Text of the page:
"'I'm luckiest man in the R.A.F.," was the way in which Flight
Lieutenant E. R. Baker was once described, and few in the Royal Air
Force or Royal Navy would disagree. Information concerning him,
however, was so meagre that one morning I trudged through the deep
snow of a distant city to travel all day in search of someone who knew
Around that city dozens of motor cars lay abandoned in the drifts, but
the train gradually carried me into a belt of country that was quite
balmy and spring-like, with no snow to be seen. It was an astonishing
transformation. For hours I journeyed slowly through sunny valleys
over which the touch of spring already seemed to hover. It was lovely
country with beauty everywhere, far removed from war. But the tops of
the mountains piling up around were covered with snow. Now and again
the sun was reflected by fairylike waterfalls which had solidified
into icicles, and by evening I arrived at my destination. '
Never in my life have I seen anything more beautiful than the scene
which greeted me next morning. The snow on the peaks around was turned
to a rosy -pink by the sun, their bases were purple and blue, lovely
clouds made a pattern in the sky and in the foreground were sparkling
blue waters with ships falling picturesquely into place and Sunderland
flying-boats at their moorings, while the buildings of the town were
grouped so artistically round the waters that it was difficult to
believe that this enchanted place was in the British Isles.
Gazing on the scene to take in its full
beauty before the changing light banished the
exquisite tones, I went on to pay a call to try to find out something
about the luckiest man in the Royal
He was, I learned, 6 feet 2 inches tall, with a spare
figure, very blue eyes, a small fair moustache to set off a well-cut
mouth and firm chin, and a natural wave in his fairish hair. Very
modest, quiet of speech, with a sense of humour, Flight Lieutenant
Ernest Reginald Baker, D.F.C., had at that time wrought more havoc
among the German U-boat fleet than any other man in the fighting
services. He was the captain of a Sunderland flying-boat which he
regarded with as much affection and pride as any owner of a shapely
yacht. His flying-boat, which he christened Queen of the Air, had her
name -painted over the doorway leading into the hull, and over the
name were painted four white stars.
Those stars were signs of high honour, for each
represented a submarine which was sunk by Flight Lieutenant Baker and
his crew of the Queen of the Air. Happily the same boat and crew took
part in all four triumphs
At the beginning of 1941 Flight Lieutenant Baker had
already done 1000 hours of active service flying. Before the war he
was the second pilot of a Sunderland flying-boat.
"My Skipper, who taught me all I know about
flying-boats, was a South African-Flight Lieutenant A. S. Ainslie. He
won the D.F.C. He was the grandest chap I've ever known we used to
call him Angel. Unfortunately he got shot down by a U-boat," Baker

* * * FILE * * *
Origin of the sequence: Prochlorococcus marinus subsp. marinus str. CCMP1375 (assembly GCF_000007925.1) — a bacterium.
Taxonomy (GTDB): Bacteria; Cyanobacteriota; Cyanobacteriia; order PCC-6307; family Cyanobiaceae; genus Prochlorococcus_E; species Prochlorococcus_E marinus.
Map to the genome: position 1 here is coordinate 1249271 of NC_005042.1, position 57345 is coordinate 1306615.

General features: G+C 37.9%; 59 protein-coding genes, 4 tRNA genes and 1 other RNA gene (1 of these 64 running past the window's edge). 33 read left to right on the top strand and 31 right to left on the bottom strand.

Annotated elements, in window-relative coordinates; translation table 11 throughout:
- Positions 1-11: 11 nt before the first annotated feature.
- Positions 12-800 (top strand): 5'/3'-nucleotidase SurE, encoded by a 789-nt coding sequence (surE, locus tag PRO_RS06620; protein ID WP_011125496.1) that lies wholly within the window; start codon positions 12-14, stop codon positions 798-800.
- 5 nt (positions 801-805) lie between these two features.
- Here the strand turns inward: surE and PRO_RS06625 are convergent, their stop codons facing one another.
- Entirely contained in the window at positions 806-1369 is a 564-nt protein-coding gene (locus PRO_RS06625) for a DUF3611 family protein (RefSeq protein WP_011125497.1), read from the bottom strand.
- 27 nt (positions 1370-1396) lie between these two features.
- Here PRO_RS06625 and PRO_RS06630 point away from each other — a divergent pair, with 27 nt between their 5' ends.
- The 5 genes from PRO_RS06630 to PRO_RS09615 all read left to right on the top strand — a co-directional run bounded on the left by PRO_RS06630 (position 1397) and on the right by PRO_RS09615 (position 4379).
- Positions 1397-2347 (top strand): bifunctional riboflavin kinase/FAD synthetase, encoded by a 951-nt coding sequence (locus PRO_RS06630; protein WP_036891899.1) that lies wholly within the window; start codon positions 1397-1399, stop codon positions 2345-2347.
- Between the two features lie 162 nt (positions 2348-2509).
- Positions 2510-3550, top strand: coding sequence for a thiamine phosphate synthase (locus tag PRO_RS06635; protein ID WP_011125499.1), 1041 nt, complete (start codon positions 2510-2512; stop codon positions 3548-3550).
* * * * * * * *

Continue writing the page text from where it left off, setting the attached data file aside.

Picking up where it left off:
They were out on patrol on September 3, 1939, and when
they alighted at 4 o'clock in the afternoon they had no idea that war
had been declared, nor had they a gun or a bomb on board.
On September 9th, they took off on their first war
patrol and were lucky enough to sight a submarine on that initial
trip. They at once attacked
with bombs, but to their chagrin the submarine escaped. During their
second patrol on September 14th, they again sighted a submarine and
let loose their load of bombs, but once more the enemy eluded them. On
September 16th they went out for their third patrol and sighted their
third submarine which was promptly bombed without avail.
Three submarines sighted on three trips and not one
attack successful there is no need to touch on their feelings!
Hopefully they took the air again on September 19th, and generous Dame
Fortune gave them another chance to sink an enemy submarine, but
their bombs crashed down without delay, the U-boat
got away. Thus on four successive patrols Flight Lieutenant Ainslie
and his second pilot Flight Lieutenant Baker had the unusual luck to
sight four submarines and the misfortune to lose them all.
By trial and error some of the greatest discoveries
have been made. As attacks had not given the results expected, it
seemed that something more was needed to bring success. The question
remained whether the method of attack and the weapons employed were
the most suitable for the purpose. That was the problem which all
those engaged on the task had to work out.
The following months increased the experience of
Flight Lieutenant Baker. On those long patrols which took him hundreds
of miles out into the Atlantic to watch over the convoys of ships that
were conveying essentials to Great Britain, his knowledge of the
tricks of the weather and the sea grew - with every hour that was
added to his flying time. He tasted the joy of being promoted to
command a fine new flying-boat which to him and her crew was the Queen of the Air, and he suffered the loss of his
friend Ainslie, who was shot down by a U-boat.
It looked as though Dame Fortune, who had given him
four chances to sink enemy submarines in the first month of the war, .
viewed him with disfavour. Then early on August 16, 1940, he dropped
into the launch at the quay to be rushed out to the Queen of the Air,
and by 7 o'clock he opened the throttle, taxied over the water and,
took off to pick up a convoy and go on anti-submarine
patrol. It was a dreadful day: The rain poured down and the base of
the clouds was within 400 feet of the sea. The Sunderland thrashed
through it, but the weather was so bad that her captain once said that
he almost decided to go home. He changed his mind, however-which was
Six hours of flying brought little improvement in the
weather, but the activities going on at the primus stoves in the
galley reminded the crew, whose appetites were in no way affected by
weather or anything else, that lunch was ready, so they settled down
to enjoy their meal and a friendly chat.
The engines roared rhythmically as the flying-boat
cruised over the sea with the captain at the controls. The second
pilot kept a keen watch on the seas below, though the bad weather made
visibility poor. Suddenly the second pilot let out a shout of "sub!"
and pointed to port. A glance